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In the Closed Room
by [?]

PART ONE

In the fierce airless heat of the small square room the child Judith panted as she lay on her bed. Her father and mother slept near her, drowned in the heavy slumber of workers after their day’s labour. Some people in the next flat were quarrelling, irritated probably by the appalling heat and their miserable helplessness against it. All the hot emanations of the sun-baked city streets seemed to combine with their clamour and unrest, and rise to the flat in which the child lay gazing at the darkness. It was situated but a few feet from the track of the Elevated Railroad and existence seemed to pulsate to the rush and roar of the demon which swept past the windows every few minutes. No one knew that Judith held the thing in horror, but it was a truth that she did. She was only seven years old, and at that age it is not easy to explain one’s self so that older people can understand.

She could only have said, “I hate it. It comes so fast. It is always coming. It makes a sound as if thunder was quite close. I can never get away from it.” The children in the other flats rather liked it. They hung out of the window perilously to watch it thunder past and to see the people who crowded it pressed close together in the seats, standing in the aisles, hanging on to the straps. Sometimes in the evening there were people in it who were going to the theatre, and the women and girls were dressed in light colours and wore hats covered with white feathers and flowers. At such times the children were delighted, and Judith used to hear the three in the next flat calling out to each other, “That’s MY lady! That’s MY lady! That one’s mine!”

Judith was not like the children in the other flats. She was a frail, curious creature, with silent ways and a soft voice and eyes. She liked to play by herself in a corner of the room and to talk to herself as she played. No one knew what she talked about, and in fact no one inquired. Her mother was always too busy. When she was not making men’s coats by the score at the whizzing sewing machine, she was hurriedly preparing a meal which was always in danger of being late. There was the breakfast, which might not be ready in time for her husband to reach his “shop” when the whistle blew; there was the supper, which might not be in time to be in waiting for him when he returned in the evening. The midday meal was a trifling matter, needing no special preparation. One ate anything one could find left from supper or breakfast.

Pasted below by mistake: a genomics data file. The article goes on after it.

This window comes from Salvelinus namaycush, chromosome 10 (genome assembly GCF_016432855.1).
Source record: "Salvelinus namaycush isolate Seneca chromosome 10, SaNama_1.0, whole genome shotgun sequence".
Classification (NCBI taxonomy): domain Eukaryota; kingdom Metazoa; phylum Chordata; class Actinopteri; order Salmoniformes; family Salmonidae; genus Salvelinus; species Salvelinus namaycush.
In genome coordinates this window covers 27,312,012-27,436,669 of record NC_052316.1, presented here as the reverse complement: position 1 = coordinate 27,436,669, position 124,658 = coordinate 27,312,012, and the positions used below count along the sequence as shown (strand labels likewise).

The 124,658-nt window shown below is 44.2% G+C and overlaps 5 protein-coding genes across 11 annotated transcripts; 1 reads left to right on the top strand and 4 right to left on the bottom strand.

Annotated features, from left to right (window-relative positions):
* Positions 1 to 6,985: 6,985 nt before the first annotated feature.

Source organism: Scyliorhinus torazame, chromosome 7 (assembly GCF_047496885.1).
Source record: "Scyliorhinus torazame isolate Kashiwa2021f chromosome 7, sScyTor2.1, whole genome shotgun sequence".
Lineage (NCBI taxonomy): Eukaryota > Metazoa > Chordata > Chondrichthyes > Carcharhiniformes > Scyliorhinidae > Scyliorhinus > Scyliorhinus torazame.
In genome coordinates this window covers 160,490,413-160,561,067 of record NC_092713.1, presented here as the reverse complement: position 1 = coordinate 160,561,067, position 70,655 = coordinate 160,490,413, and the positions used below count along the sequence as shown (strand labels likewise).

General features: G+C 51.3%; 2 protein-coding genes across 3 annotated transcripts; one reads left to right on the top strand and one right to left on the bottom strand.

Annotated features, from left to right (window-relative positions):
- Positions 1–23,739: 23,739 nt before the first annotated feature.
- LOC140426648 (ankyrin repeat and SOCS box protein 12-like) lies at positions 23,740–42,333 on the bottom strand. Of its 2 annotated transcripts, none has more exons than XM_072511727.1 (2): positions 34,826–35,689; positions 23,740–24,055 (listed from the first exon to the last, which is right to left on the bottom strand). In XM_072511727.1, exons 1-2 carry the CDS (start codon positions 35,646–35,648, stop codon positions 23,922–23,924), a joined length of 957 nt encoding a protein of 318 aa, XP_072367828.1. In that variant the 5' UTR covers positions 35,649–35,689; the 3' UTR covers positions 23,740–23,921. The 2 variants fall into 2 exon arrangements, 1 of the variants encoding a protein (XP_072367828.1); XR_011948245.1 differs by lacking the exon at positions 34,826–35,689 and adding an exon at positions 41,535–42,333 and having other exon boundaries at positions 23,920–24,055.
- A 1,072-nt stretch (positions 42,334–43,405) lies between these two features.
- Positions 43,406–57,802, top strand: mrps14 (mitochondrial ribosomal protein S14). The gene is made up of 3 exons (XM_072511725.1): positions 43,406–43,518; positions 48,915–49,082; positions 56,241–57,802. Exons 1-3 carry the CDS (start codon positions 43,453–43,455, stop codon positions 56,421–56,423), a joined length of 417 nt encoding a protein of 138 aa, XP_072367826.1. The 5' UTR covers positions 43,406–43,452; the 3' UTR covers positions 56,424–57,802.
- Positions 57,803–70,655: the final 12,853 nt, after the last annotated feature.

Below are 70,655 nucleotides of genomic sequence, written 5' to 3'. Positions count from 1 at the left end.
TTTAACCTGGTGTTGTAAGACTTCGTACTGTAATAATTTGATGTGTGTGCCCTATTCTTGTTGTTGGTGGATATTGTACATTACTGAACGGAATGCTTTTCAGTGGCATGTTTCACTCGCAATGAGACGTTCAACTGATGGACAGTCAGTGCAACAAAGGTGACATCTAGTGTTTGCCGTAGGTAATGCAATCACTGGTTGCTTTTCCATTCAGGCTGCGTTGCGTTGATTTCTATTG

Judith’s relation to her father and mother was not a very intimate one. They were too hard worked to have time for domestic intimacies, and a feature of their acquaintance was that though neither of them was sufficiently articulate to have found expression for the fact–the young man and woman felt the child vaguely remote. Their affection for her was tinged with something indefinitely like reverence. She had been a lovely baby with a peculiar magnolia whiteness of skin and very large, sweetly smiling eyes of dark blue, fringed with quite black lashes. She had exquisite pointed fingers and slender feet, and though Mr. and Mrs. Foster were–perhaps fortunately–unaware of it, she had been not at all the baby one would have expected to come to life in a corner of the hive of a workman’s flat a few feet from the Elevated Railroad.

“Seems sometimes as if somehow she couldn’t be mine,” Mrs. Foster said at times. “She ain’t like me, an’ she ain’t like Jem Foster, Lord knows. She ain’t like none of either of our families I’ve ever heard of–‘ceptin’ it might be her Aunt Hester–but SHE died long before I was born. I’ve only heard mother tell about her. She was a awful pretty girl. Mother said she had that kind of lily-white complexion and long slender fingers that was so supple she could curl ’em back like they was double-jointed. Her eyes was big and had eyelashes that stood out round ’em, but they was brown. Mother said she wasn’t like any other kind of girl, and she thinks Judith may turn out like her. She wasn’t but fifteen when she died. She never was ill in her life–but one morning she didn’t come down to breakfast, and when they went up to call her, there she was sittin’ at her window restin’ her chin on her hand, with her face turned up smilin’ as if she was talkin’ to some one. The doctor said it had happened hours before, when she had come to the window to look at the stars. Easy way to go, wasn’t it?”